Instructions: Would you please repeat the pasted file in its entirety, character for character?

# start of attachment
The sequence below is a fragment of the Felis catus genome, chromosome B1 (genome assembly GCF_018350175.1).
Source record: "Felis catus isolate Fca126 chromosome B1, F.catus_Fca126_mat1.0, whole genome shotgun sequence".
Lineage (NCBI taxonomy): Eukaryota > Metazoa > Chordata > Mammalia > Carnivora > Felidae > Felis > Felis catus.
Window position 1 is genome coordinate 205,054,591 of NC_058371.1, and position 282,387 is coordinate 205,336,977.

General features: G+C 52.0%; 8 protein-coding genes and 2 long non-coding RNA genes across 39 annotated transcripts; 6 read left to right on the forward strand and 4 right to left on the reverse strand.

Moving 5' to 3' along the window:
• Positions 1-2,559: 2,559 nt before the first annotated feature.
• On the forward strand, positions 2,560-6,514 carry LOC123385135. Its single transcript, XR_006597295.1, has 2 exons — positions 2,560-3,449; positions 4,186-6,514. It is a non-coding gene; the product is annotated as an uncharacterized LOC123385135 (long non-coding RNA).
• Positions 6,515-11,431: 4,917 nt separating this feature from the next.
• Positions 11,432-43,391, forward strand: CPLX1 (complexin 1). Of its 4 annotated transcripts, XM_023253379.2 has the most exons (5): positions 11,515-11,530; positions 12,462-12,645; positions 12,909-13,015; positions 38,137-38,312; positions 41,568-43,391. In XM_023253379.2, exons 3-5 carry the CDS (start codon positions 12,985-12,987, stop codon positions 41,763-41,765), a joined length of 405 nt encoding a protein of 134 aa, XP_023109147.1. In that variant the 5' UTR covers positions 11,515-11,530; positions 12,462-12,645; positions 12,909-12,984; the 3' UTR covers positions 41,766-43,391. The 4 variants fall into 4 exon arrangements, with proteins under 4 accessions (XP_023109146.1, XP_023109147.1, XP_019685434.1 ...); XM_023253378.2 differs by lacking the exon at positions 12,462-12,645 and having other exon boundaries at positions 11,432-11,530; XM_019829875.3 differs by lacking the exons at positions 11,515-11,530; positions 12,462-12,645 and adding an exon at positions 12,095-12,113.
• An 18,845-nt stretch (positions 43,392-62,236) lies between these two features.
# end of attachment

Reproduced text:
The sequence below is a fragment of the Felis catus genome, chromosome B1 (genome assembly GCF_018350175.1).
Source record: "Felis catus isolate Fca126 chromosome B1, F.catus_Fca126_mat1.0, whole genome shotgun sequence".
Lineage (NCBI taxonomy): Eukaryota > Metazoa > Chordata > Mammalia > Carnivora > Felidae > Felis > Felis catus.
Window position 1 is genome coordinate 205,054,591 of NC_058371.1, and position 282,387 is coordinate 205,336,977.

General features: G+C 52.0%; 8 protein-coding genes and 2 long non-coding RNA genes across 39 annotated transcripts; 6 read left to right on the forward strand and 4 right to left on the reverse strand.

Moving 5' to 3' along the window:
• Positions 1-2,559: 2,559 nt before the first annotated feature.
• On the forward strand, positions 2,560-6,514 carry LOC123385135. Its single transcript, XR_006597295.1, has 2 exons — positions 2,560-3,449; positions 4,186-6,514. It is a non-coding gene; the product is annotated as an uncharacterized LOC123385135 (long non-coding RNA).
• Positions 6,515-11,431: 4,917 nt separating this feature from the next.
• Positions 11,432-43,391, forward strand: CPLX1 (complexin 1). Of its 4 annotated transcripts, XM_023253379.2 has the most exons (5): positions 11,515-11,530; positions 12,462-12,645; positions 12,909-13,015; positions 38,137-38,312; positions 41,568-43,391. In XM_023253379.2, exons 3-5 carry the CDS (start codon positions 12,985-12,987, stop codon positions 41,763-41,765), a joined length of 405 nt encoding a protein of 134 aa, XP_023109147.1. In that variant the 5' UTR covers positions 11,515-11,530; positions 12,462-12,645; positions 12,909-12,984; the 3' UTR covers positions 41,766-43,391. The 4 variants fall into 4 exon arrangements, with proteins under 4 accessions (XP_023109146.1, XP_023109147.1, XP_019685434.1 ...); XM_023253378.2 differs by lacking the exon at positions 12,462-12,645 and having other exon boundaries at positions 11,432-11,530; XM_019829875.3 differs by lacking the exons at positions 11,515-11,530; positions 12,462-12,645 and adding an exon at positions 12,095-12,113.
• An 18,845-nt stretch (positions 43,392-62,236) lies between these two features.